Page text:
"I've been waiting for you," he said. "I'm Jared."

She had a buzzing in her ears and sweat in her hair. Next he'd reach out and grab her to keep her from running and he did and that was good because she would have run. Right then she would have run.

"What do you want with me?"

"What do you want?" he said.

The way his eyes watched her she felt he could open up her head and look inside, tinker around, rewire her, sew her shut, and when he left she'd be a soul-less robot with some kind of absolute current keeping her running. She wrestled out of his grasp and shook remembrance of him from her skin. Her arms suddenly chilled the way women sometimes feel when they're froze out from their own selves. Jared shed his coat and made her wear it. Above them the sun was blazing.

"Come home with me," he said.

"No," she said, but she kept walking with him along unpaved ground.

They said other things while they walked, like where was home and who the fuck are you, and have you been stalking me, and what does this mean.

And then she recalled having seen him at the Goodwill.

"This is my stop," she said. They stood in front of New Bethany.

"You were on your way to church?"

"It's possible." She longed to wreck the disbelieving smile right off his face. She needed to step inside or she feared taking more from him than his coat. And if she stole from him, then he'd expect more coming his way, and she had no extra. All her goods were locked up with Tom.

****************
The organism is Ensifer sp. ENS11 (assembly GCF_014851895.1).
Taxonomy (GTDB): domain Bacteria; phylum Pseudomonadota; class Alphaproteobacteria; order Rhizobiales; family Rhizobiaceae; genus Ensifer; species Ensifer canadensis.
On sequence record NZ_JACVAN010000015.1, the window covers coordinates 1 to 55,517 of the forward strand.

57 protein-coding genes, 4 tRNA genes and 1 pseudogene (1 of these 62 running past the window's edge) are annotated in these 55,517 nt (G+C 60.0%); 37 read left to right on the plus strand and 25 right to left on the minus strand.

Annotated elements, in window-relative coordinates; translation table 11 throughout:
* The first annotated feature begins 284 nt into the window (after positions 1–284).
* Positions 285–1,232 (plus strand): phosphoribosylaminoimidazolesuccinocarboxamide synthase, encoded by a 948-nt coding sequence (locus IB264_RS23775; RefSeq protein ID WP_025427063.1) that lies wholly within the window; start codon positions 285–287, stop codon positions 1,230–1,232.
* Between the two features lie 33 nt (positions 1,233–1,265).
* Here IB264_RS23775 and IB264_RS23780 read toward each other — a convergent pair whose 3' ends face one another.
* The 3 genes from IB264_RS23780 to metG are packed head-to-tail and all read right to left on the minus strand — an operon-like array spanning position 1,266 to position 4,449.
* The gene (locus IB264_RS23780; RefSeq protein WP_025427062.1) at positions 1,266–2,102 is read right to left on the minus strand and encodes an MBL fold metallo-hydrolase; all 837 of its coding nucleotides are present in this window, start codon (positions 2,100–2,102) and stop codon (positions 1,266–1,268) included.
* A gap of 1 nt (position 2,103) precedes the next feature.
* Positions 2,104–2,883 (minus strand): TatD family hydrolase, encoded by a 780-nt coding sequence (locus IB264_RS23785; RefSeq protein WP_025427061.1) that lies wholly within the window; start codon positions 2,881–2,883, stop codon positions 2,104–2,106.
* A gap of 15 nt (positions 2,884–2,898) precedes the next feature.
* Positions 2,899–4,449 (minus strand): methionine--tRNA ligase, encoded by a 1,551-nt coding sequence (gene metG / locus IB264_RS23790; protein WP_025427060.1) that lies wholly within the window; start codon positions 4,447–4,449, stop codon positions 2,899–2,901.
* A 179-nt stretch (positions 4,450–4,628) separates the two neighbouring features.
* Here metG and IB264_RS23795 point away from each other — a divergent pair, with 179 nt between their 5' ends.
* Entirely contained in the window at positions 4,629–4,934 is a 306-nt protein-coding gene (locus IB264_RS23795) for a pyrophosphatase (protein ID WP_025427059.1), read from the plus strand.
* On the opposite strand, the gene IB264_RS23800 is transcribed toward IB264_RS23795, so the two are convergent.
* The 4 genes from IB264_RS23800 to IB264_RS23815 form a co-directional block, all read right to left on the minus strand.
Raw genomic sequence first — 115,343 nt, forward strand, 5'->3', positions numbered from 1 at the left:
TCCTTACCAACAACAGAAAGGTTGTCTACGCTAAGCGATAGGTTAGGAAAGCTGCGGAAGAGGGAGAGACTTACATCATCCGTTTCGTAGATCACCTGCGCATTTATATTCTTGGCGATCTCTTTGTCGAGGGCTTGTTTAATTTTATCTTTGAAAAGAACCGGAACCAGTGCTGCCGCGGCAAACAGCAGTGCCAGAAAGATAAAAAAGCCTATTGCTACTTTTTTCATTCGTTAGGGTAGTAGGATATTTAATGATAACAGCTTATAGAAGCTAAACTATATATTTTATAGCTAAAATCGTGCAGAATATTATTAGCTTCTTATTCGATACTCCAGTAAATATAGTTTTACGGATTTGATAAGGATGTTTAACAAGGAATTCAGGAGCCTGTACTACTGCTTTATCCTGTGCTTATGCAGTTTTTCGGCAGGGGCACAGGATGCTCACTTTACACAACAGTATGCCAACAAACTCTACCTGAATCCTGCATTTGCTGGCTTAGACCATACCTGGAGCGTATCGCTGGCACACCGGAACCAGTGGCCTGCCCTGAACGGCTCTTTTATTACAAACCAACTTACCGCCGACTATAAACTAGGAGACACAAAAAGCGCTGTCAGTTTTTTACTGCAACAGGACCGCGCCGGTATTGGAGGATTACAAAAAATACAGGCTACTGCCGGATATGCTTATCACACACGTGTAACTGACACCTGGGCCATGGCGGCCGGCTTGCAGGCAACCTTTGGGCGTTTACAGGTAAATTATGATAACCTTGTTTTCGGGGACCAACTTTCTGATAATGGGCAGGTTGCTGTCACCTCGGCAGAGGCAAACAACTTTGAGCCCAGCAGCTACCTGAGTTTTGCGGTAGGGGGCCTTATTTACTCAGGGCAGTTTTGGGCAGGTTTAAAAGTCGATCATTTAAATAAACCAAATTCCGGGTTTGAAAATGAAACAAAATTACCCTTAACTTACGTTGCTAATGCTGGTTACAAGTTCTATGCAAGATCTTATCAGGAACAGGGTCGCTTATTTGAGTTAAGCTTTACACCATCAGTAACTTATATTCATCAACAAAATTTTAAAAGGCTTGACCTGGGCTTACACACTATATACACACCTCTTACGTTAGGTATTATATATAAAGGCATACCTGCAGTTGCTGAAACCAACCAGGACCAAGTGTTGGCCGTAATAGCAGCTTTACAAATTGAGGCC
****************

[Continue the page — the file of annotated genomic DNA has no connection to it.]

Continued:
She gestured at the building. "This is my end."

"Nah. It's your beginning."

She laughed at this just-met Jared supposing, like Tom, that he knew her. They did not know, none of them knew. She sat on a bench in New Bethany, thankful for hard furniture and solitude, and yes, even for God, though God wouldn't show his face. She had to guess at it. When she stepped out later Jared was gone, so she wore his coat home, giving Tom more evidence and argument.

She volunteered to bring the church's collected donations to the Goodwill Store, carried them in piecemeal to increase her trips and her chances of running into Jared, which she did, each and every time. They'd walk next door to Burger King for a Coke, and then stroll around outside until their straws stirred only sweet crushed ice. A month of this made Pauline crazy in the way craziness rules supreme.